Cantal Cheese is a cheese made in the Cantal region in the south of Auvergne, France.
It is a semi-firm cheese, but hard by French norms.
Cantal Cheese is made from cow’s-milk from up to three different breeds of cattle, one of which is Salers cattle. There are both pasteurized and unpasteurized versions. Cantal Fermier, a farmhouse version, is made from unpasteurized milk; the cheese made from pasteurized milk is called “Cantal Laitier.”
The milk is heated to 90 F (32 C), and has rennet added. The curd is cut, put in a bag, pressed to make a slab, then the slab is cut, pressed again, allowed to rest, then crumbled, salted, put in moulds lined with cloth, and pressed a final time, and sent for aging.
By AOC regulations, Cantal Cheese undergoes a minimum 30 days aging, but it can be aged up to six months. As it ages, the greyish-brown-coloured rind will develop orangey-red mould, and inside the colour changes from ivory to buttery-yellow.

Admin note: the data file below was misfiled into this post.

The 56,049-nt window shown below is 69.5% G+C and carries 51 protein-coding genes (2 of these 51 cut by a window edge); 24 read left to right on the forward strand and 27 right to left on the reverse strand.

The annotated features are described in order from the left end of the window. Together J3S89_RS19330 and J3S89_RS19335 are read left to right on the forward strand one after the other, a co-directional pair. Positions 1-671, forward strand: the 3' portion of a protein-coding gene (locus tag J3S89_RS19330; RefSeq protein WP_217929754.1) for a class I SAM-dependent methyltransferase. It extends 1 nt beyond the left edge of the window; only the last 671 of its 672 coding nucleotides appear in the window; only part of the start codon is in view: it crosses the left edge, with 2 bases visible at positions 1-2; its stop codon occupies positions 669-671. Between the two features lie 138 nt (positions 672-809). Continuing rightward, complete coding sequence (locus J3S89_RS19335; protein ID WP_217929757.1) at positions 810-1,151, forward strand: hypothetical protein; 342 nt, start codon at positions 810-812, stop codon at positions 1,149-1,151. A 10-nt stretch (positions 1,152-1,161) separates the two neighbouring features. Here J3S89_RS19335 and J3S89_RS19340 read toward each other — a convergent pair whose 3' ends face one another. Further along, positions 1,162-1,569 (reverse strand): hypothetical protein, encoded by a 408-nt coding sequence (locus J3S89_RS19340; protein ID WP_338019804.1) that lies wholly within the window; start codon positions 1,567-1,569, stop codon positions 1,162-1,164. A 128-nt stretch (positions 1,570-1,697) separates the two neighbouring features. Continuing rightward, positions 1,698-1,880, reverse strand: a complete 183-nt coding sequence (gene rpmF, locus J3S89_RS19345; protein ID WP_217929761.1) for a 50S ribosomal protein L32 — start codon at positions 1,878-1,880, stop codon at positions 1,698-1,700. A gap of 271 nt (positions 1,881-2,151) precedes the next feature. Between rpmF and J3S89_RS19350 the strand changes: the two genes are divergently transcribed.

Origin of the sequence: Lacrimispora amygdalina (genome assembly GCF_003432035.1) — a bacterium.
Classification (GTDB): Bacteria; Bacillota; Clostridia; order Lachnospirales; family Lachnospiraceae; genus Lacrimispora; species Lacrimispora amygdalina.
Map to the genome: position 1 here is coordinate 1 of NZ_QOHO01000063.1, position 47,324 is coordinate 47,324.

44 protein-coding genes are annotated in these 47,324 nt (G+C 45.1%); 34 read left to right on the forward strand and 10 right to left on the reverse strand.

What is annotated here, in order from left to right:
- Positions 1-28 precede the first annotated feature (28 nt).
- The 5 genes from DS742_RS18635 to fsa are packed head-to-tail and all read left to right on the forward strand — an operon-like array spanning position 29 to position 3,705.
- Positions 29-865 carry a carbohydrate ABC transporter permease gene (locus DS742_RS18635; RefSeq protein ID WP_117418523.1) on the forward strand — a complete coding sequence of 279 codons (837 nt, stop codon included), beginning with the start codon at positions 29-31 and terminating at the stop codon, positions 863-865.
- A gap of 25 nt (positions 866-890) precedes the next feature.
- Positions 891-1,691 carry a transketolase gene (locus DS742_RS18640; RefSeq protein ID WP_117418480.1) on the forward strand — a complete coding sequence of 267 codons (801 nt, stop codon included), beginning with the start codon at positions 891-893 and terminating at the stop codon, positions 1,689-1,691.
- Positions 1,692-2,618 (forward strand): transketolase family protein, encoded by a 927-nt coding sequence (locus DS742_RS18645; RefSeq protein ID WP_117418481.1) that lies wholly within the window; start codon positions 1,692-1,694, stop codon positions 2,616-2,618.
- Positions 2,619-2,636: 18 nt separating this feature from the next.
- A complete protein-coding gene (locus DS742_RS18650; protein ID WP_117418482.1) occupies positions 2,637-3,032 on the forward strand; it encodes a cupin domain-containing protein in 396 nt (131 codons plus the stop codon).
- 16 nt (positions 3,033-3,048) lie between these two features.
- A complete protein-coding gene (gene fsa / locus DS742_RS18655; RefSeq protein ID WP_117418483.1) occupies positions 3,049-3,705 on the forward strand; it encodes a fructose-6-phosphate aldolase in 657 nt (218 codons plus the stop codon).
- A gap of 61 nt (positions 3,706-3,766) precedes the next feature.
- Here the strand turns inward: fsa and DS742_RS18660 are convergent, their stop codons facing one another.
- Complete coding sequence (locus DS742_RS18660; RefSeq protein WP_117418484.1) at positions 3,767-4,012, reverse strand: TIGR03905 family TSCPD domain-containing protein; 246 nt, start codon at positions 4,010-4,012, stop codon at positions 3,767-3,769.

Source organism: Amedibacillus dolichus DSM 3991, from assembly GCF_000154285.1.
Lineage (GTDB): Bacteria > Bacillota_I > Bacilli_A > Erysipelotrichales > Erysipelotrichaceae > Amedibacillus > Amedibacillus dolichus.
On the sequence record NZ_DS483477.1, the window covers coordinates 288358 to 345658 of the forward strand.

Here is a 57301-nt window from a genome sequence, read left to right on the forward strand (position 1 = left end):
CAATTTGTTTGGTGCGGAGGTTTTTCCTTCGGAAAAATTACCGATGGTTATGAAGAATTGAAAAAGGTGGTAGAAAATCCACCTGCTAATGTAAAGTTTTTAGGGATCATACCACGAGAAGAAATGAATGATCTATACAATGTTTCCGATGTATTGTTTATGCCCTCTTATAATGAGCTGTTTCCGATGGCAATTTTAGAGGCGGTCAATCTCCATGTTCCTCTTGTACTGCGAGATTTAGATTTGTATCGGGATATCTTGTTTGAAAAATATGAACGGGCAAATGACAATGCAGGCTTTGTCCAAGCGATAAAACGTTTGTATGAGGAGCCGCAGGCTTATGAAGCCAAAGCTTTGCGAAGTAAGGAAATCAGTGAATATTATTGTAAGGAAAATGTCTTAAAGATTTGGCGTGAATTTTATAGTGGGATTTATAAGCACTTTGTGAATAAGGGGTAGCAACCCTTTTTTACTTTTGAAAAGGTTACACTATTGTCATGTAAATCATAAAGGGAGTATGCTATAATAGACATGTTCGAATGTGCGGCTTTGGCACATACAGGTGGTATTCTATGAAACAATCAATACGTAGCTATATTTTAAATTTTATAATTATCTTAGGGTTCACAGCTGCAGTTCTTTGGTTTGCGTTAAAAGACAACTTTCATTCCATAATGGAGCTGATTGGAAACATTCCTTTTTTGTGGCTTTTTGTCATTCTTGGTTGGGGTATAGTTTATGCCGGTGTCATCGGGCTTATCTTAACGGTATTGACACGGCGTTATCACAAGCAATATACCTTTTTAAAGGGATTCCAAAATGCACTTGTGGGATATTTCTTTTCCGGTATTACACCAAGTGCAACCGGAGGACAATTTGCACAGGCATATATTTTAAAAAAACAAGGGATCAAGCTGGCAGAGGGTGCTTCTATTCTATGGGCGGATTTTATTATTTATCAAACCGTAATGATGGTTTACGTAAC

Young Cantal is called “jeune”; six months or more is called “vieux”, and in between is called “entre deux.” When young, it is moist, rubbery, mild and sweet, somewhat like Lancashire cheese. When old, it will be drier and sharper. Old Cantal can be grated.
Cantal is made by several producers in three sizes: a wheel of 10 kg (22 pounds), a cylinder of 20 kg (44 pounds), and a cylinder of 40 kg (88 pounds.) The 40 kg cylinder is 40 cm across.
Trim and discard the rind of Cantal Cheese.
Cantal Cheese has a 45% fat content
Cantal was being made in the 1600s. Some people like to date it, with a flourish, back to the Romans.
Cantal got its AOC in 1980.
A salmonella outbreak in the summer of 2001 in France was linked to young Cantal cheese that had been made from unpasteurized milk.
Cantal Cheese is named after the Cantal range of mountains.
It is sometimes referred to as “French cheddar”, but it is nothing like cheddar, though some people find the taste somewhat reminiscent.